### 01. [30p] Vmstat

The vmstat utility provides a good low-overhead view of system performance. Since vmstat is such a low-overhead tool, it is practical to have it running even on heavily loaded servers when it is needed to monitor the system’s health.

#### [10p] Task A - Monitoring stress

Run vmstat on your machine with a 1 second delay between updates. Notice the CPU utilisation (info about the output columns here).

In another terminal, use the stress command to start N CPU workers, where N is the number of cores on your system. Do not pass the number directly. In stead, use command substitution.

Note: if you are trying to solve the lab on fep and you don't have stress installed, try cloning and compiling stress-ng.

#### [10p] Task B - How does it work?

Let us look at how vmstat works under the hood. We can assume that all these statistics (memory, swap, etc.) can not be normally gathered in userspace. So how does vmstat get these values from the kernel? Or rather, how does any process interact with the kernel? Most obvious answer: system calls.

$strace vmstat “All well and good. But what am I looking at?” What you should be looking at are the system calls after the two writes that display the output header (hint: it has to do with /proc/ file system). So, what are these files that vmstat opens? $ file /proc/meminfo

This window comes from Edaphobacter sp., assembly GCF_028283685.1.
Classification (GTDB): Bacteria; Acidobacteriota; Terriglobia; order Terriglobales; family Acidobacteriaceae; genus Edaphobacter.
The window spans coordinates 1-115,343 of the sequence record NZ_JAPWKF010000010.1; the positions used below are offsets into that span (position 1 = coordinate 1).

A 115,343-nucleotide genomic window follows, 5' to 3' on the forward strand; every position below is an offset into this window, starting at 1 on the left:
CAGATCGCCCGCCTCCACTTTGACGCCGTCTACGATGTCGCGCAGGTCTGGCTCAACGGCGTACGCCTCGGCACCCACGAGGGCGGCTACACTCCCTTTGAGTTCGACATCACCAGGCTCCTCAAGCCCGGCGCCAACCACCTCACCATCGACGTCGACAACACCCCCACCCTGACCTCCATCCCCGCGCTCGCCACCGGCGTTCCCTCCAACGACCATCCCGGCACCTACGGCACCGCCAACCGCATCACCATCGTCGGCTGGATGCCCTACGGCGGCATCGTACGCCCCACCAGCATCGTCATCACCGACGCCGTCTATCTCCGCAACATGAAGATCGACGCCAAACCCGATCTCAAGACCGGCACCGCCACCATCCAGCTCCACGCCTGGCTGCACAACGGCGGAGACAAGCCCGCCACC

$cat /proc/meminfo$ man 5 proc

The manual should contain enough information about what these kernel interfaces can provide. However, if you are interested in how the kernel generates the statistics in /proc/meminfo (for example), a good place to start would be meminfo.c (but first, SO2 wiki).

#### [10p] Task C - USO flashbacks (1)

Write a one-liner that uses vmstat to report complete disk statistics and sort the output in descending order based on total reads column.

You can eliminate the first two header lines from the vmstat output using tail -n +3.